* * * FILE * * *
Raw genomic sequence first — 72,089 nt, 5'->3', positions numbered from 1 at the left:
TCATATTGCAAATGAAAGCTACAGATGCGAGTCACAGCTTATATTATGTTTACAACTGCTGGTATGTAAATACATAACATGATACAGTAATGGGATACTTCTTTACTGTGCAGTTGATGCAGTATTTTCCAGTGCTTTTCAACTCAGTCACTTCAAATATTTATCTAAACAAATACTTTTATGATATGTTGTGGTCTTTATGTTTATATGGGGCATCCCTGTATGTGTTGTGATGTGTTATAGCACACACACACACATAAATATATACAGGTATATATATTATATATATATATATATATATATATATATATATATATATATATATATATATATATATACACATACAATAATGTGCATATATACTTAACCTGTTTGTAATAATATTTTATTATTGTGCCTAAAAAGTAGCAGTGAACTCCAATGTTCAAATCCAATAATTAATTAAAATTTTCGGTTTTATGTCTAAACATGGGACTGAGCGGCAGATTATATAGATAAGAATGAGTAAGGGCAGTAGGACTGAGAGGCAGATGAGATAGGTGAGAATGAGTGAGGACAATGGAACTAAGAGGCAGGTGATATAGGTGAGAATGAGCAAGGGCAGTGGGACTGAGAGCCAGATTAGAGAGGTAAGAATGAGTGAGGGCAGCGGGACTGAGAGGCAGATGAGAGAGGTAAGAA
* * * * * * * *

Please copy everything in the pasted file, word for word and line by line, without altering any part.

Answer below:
Raw genomic sequence first — 72,089 nt, 5'->3', positions numbered from 1 at the left:
TCATATTGCAAATGAAAGCTACAGATGCGAGTCACAGCTTATATTATGTTTACAACTGCTGGTATGTAAATACATAACATGATACAGTAATGGGATACTTCTTTACTGTGCAGTTGATGCAGTATTTTCCAGTGCTTTTCAACTCAGTCACTTCAAATATTTATCTAAACAAATACTTTTATGATATGTTGTGGTCTTTATGTTTATATGGGGCATCCCTGTATGTGTTGTGATGTGTTATAGCACACACACACACATAAATATATACAGGTATATATATTATATATATATATATATATATATATATATATATATATATATATATATATATATATATACACATACAATAATGTGCATATATACTTAACCTGTTTGTAATAATATTTTATTATTGTGCCTAAAAAGTAGCAGTGAACTCCAATGTTCAAATCCAATAATTAATTAAAATTTTCGGTTTTATGTCTAAACATGGGACTGAGCGGCAGATTATATAGATAAGAATGAGTAAGGGCAGTAGGACTGAGAGGCAGATGAGATAGGTGAGAATGAGTGAGGACAATGGAACTAAGAGGCAGGTGATATAGGTGAGAATGAGCAAGGGCAGTGGGACTGAGAGCCAGATTAGAGAGGTAAGAATGAGTGAGGGCAGCGGGACTGAGAGGCAGATGAGAGAGGTAAGAA